Fourteen-year-old Wasila Tasi’u (pictured) will likely face the death penalty if she is convicted of murdering her husband with rat poison earlier this year, according to the Guardian.
In April, Face2Face Africa reported on the then-published name of Wasilu Umar who allegedly put rat poison in her new husband, Umaru Sani‘s, pot of rice because she was made to marry someone she did not love.
More about this
In order to celebrate his wedding to Umar last week, 35-year-old Sani reportedly invited about 12 of his friends to his village of Ungwar Yansoro over the weekend. Umar reportedly prepared a pot of rice with rat poison that was served to the guests, after purchasing the poison from a village market.
Sani and a guest died the same day, while two other guests reportedly died later on at the hospital. According to the BBC, 10 others were also taken to the hospital.
Assistant Superintendent Musa Magaji Majia says that Umar confessed to poisoning her groom, saying, ‘The suspect confessed to committing the crime and said she did it because she was forced to marry a man she did not love.’”
Almost seven months later, lead prosecutor Lamido Abba Soron-Dinki says that if Tasi’u is found guilty, her charge may be “punishable with death,” the maximum penalty.
When Tasi’u recently entered the courtroom to state whether she is guilty of the charges against her, her parents, who have reportedly condemned their daughter’s act, were present, making the meeting their first since the incident occurred.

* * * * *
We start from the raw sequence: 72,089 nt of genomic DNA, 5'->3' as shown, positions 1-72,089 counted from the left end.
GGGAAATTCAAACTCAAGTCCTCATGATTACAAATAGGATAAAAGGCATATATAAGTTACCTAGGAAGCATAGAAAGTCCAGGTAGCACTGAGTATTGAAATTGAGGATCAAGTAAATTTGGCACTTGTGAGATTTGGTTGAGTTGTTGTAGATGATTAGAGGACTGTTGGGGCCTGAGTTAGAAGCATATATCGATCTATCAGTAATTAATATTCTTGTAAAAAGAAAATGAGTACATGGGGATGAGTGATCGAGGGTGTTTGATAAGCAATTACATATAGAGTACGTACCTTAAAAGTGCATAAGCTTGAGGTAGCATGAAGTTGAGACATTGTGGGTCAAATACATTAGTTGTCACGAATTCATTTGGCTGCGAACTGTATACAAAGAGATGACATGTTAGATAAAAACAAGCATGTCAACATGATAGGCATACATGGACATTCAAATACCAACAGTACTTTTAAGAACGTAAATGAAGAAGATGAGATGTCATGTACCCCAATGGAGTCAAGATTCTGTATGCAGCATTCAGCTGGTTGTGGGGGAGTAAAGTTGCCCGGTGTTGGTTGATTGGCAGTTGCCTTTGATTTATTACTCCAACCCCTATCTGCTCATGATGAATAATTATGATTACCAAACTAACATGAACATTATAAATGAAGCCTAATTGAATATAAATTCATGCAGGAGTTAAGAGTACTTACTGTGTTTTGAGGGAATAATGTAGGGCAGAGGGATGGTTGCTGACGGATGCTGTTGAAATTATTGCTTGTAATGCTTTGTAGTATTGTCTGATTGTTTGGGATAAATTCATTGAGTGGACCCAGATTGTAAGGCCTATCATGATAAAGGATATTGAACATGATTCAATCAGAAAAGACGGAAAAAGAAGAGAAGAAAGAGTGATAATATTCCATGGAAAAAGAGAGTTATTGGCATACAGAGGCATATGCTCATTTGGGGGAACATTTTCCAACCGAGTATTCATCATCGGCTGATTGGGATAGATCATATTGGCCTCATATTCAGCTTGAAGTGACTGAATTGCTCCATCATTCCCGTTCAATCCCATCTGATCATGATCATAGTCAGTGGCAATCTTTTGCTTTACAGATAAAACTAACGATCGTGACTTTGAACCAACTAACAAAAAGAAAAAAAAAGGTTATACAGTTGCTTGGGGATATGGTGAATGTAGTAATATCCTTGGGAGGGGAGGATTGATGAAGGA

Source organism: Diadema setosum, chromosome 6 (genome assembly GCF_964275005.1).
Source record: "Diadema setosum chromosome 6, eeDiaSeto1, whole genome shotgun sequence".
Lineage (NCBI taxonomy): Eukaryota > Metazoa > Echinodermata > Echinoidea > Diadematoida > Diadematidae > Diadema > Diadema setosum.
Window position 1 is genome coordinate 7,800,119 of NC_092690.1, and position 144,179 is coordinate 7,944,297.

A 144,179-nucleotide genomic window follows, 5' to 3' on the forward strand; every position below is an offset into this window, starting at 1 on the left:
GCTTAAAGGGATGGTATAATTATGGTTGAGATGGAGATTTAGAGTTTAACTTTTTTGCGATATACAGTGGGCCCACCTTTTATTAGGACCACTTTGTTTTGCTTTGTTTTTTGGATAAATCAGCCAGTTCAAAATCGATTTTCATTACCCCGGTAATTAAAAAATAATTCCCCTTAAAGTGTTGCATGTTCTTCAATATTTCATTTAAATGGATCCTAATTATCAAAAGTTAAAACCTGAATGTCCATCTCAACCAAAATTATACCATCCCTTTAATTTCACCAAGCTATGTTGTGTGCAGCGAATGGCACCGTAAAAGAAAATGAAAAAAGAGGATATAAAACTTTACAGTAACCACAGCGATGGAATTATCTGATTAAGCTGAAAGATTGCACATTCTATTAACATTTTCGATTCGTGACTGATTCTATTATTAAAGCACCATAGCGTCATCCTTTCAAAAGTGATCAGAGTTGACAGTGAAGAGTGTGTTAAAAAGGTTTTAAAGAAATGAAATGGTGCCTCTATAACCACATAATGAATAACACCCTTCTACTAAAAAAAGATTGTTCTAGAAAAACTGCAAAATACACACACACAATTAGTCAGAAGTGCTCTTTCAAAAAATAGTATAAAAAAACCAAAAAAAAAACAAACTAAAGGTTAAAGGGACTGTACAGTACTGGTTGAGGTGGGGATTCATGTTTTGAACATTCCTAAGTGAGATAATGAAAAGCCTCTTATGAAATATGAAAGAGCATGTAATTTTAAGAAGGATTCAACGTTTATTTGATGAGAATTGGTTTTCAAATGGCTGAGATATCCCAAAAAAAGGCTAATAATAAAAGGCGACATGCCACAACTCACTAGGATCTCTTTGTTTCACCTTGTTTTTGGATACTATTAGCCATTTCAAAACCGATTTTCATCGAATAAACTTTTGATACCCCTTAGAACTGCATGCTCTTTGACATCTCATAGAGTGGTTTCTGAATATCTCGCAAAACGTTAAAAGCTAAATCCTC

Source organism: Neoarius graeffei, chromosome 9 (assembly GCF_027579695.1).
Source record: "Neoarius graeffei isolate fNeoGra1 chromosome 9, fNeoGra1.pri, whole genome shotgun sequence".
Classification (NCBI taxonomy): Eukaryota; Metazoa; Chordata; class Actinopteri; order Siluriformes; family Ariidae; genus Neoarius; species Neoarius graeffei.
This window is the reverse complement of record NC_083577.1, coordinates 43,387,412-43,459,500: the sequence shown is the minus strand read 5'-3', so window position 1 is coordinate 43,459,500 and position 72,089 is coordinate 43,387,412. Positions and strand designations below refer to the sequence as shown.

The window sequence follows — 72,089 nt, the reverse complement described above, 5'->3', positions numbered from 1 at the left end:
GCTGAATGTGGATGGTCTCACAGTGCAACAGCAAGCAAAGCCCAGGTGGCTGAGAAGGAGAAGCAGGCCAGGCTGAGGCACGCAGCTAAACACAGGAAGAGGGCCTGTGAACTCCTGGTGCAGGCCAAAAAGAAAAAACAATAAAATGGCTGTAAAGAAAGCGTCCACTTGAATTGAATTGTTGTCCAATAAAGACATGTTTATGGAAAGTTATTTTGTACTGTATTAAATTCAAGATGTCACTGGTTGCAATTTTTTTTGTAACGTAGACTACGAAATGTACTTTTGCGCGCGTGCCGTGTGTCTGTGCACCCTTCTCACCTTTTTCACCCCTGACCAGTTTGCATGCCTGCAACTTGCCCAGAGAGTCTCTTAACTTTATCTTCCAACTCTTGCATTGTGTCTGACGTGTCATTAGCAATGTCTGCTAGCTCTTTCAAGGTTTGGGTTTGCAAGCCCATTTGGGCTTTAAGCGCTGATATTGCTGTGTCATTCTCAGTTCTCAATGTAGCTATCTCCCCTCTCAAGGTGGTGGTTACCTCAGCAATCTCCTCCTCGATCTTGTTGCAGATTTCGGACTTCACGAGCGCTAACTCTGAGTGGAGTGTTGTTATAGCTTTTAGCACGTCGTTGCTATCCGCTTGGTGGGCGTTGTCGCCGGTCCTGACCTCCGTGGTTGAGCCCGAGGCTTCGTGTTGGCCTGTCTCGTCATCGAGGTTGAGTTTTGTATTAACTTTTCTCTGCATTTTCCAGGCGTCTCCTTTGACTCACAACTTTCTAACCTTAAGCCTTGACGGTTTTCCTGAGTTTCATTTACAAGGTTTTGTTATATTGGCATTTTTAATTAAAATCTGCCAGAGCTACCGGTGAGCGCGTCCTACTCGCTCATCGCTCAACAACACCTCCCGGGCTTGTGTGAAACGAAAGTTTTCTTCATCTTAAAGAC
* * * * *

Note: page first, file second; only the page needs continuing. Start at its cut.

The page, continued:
Tasi’u was reportedly asked if she understood the charges, which were translated in Hausa, but she did not respond.
The courtroom adjourned to ensure that Tasi’u understand the charges.
The case was adjourned for 30 minutes so the charges could be better explained to the defendant, but when the alleged offences were read again Tasi’u stayed silent, turned her head to the wall and broke down in tears.
‘The court records [that] she pleads not guilty,’ Judge Mohammed Yahaya said, apparently regarding her silence as equal to a denial of the charges, and adjourned the case until 26 November.
While most in southern Nigeria are calling for Tasi’u to be seen as a victim and released, many in the North believe that she should be held accountable for her alleged crime because they observe Islamic law that 14 years old is an appropriate age to marry and both Tasi’u and Sani “followed the traditional system of courtship.”
Therefore, defense lawyer Hussaina Aliyu is reportedly arguing instead that due to Tasi’u’s age, she cannot be legally charged with murder in the high court but needs to be transferred to the juvenile system.